View Article and Find Full Text PDF

Download full-text PDF

Source
http://dx.doi.org/10.1016/j.atherosclerosis.2018.01.046DOI Listing
March 2018

Chronic kidney disease is associated with increased risk of venous thromboembolism recurrence.

Thromb Res 2017 Dec 16;160:32-37. Epub 2017 Oct 16.

Department of Medicine - DIMED, University of Padova, Italy; Medicina Interna I^, Cà Foncello University Hospital, Treviso, Italy.

Introduction: It is currently unclear whether chronic kidney disease (CKD) and the decrease in renal function can influence the risk of venous thromboembolism (VTE) recurrence.

Materials And Methods: We performed an ambispective observational study on 409 patients with a previous episode of VTE. All the patients were included in the retrospective analysis whereas a subgroup of 260 individuals, without history of recurrence and that stopped oral anticoagulation, were then followed-up for a mean of 52.3±20.7months.

Results: At the enrollment, subjects with history of recurrent VTE were prevalently male with higher blood pressure and lower eGFR. Prevalence of CKD (defined as eGFR<60ml/min/1.73m) was higher in patients with previous VTE recurrence with an adjusted OR of 5.69 (IC95% 2.17-14.90, p<0.001) compared to patients with normal eGFR. Similar findings were obtained from the prospective study where an adjusted 5.32 HR for VTE recurrence was seen in patients with CKD compared to subjects with normal renal function (IC95% 1.49-18.95, p=0.010). An increase in the risk of recurrent VTE was also observed in patients with mild decrease in renal function (eGFR 60-90 vs ≥90ml/min/1.73m adjusted HR 2.84, IC95% 1.13-7.11, p=0.025). Moreover, a multivariate Cox regression analysis including eGFR as continuous variable showed that renal function decrease was independently associated with the risk of VTE recurrence (p=0.001).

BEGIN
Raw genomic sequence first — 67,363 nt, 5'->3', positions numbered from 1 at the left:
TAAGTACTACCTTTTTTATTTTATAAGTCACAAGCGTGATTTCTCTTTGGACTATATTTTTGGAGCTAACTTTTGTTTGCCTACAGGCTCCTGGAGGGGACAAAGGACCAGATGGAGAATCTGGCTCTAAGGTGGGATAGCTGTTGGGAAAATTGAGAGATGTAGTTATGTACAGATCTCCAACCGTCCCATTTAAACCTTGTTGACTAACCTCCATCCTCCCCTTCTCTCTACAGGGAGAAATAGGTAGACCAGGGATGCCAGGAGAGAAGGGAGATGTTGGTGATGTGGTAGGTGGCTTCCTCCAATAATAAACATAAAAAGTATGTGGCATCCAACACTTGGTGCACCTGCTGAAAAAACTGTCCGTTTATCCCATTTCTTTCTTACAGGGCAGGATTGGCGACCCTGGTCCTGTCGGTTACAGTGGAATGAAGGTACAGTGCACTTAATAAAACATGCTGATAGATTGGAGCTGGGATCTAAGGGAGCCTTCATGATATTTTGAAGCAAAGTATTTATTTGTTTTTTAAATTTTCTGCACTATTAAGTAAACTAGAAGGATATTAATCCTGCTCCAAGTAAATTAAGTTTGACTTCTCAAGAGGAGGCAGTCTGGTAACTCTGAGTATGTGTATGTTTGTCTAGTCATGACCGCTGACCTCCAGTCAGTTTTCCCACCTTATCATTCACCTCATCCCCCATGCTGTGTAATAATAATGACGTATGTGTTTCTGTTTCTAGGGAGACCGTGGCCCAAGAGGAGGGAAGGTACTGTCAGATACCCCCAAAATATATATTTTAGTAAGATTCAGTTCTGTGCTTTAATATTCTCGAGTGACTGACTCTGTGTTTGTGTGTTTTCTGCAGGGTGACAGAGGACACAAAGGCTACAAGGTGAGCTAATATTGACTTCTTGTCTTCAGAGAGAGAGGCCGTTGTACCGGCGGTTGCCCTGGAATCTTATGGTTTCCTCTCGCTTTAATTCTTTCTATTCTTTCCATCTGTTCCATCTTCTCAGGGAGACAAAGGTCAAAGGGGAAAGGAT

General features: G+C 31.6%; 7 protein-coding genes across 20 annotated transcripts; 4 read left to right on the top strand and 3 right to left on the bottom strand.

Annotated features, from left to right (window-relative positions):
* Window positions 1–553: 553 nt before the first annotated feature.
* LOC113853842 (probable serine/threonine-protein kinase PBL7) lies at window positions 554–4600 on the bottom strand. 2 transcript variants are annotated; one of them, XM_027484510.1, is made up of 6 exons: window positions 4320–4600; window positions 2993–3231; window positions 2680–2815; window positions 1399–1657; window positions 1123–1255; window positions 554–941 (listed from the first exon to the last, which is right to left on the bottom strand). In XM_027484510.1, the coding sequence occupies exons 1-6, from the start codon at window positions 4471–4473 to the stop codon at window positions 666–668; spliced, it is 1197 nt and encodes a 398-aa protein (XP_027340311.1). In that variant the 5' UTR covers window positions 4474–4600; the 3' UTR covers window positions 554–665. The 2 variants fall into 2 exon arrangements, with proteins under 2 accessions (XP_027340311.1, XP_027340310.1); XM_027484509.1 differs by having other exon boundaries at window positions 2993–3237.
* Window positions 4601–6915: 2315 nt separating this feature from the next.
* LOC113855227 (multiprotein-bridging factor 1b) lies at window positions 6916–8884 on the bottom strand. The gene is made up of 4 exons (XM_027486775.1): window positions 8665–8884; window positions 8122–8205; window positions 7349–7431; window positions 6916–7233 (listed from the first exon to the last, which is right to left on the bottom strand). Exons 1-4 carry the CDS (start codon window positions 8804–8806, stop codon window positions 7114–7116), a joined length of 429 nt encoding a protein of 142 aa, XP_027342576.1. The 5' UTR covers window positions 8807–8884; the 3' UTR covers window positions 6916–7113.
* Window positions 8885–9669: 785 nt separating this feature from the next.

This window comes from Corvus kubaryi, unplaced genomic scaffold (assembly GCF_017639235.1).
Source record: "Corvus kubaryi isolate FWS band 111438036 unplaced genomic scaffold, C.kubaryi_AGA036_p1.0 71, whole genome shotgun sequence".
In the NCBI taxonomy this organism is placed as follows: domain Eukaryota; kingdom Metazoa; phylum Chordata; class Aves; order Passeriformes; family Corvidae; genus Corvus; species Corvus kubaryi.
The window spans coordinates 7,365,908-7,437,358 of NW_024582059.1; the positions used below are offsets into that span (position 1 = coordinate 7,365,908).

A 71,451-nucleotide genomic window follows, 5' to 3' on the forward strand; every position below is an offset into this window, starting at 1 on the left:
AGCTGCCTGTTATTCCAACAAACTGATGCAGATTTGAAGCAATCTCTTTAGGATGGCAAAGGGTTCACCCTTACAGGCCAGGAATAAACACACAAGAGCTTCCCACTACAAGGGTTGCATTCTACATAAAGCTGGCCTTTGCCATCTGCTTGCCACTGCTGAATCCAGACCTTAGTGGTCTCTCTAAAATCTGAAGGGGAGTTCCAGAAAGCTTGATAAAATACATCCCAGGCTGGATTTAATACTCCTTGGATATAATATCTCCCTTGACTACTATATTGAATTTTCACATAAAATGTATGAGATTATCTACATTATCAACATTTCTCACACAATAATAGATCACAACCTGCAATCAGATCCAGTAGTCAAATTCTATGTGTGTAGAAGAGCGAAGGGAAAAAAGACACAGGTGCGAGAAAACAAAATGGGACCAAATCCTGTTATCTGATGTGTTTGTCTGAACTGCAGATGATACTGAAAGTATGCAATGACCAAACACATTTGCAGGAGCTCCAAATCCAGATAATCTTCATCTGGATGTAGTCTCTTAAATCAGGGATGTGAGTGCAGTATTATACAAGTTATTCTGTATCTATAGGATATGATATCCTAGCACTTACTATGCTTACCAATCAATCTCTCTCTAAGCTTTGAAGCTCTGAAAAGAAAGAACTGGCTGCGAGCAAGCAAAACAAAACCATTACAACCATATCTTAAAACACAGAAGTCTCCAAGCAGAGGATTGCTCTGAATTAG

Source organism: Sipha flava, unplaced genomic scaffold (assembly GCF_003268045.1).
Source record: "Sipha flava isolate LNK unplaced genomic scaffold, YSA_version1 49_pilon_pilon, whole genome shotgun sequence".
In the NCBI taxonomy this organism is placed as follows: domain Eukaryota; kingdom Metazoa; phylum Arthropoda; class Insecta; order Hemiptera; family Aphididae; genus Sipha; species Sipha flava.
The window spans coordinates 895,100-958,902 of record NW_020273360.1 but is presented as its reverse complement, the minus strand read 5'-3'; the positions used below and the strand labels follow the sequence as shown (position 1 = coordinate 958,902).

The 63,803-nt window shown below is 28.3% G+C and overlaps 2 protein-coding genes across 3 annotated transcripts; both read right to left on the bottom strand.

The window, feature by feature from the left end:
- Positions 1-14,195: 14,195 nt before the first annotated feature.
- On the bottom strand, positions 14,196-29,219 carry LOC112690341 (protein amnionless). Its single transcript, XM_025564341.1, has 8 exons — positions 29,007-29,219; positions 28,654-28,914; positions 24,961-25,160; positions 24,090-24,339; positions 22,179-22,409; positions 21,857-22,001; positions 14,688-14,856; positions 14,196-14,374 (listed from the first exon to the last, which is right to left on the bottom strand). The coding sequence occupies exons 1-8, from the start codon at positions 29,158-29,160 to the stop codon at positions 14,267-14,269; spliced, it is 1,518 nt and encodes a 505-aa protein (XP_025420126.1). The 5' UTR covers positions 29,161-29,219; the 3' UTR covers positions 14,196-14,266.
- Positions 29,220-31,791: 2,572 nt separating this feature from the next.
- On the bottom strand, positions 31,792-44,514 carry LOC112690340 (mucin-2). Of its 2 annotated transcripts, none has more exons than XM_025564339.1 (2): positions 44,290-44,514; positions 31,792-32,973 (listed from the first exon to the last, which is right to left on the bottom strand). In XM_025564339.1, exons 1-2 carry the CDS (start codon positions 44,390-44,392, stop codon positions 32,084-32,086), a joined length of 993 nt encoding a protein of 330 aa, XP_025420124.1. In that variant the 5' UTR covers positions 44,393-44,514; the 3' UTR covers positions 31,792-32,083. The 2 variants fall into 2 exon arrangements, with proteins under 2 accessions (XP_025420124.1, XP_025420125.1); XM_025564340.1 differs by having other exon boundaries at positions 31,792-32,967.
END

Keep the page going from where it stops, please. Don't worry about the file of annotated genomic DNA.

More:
Conclusions: CKD and mild decrease in renal function are associated with a significant increase in the risk of recurrent VTE.
View Article and Find Full Text PDF

Download full-text PDF

Source
http://dx.doi.org/10.1016/j.thromres.2017.10.011DOI Listing
December 2017
-->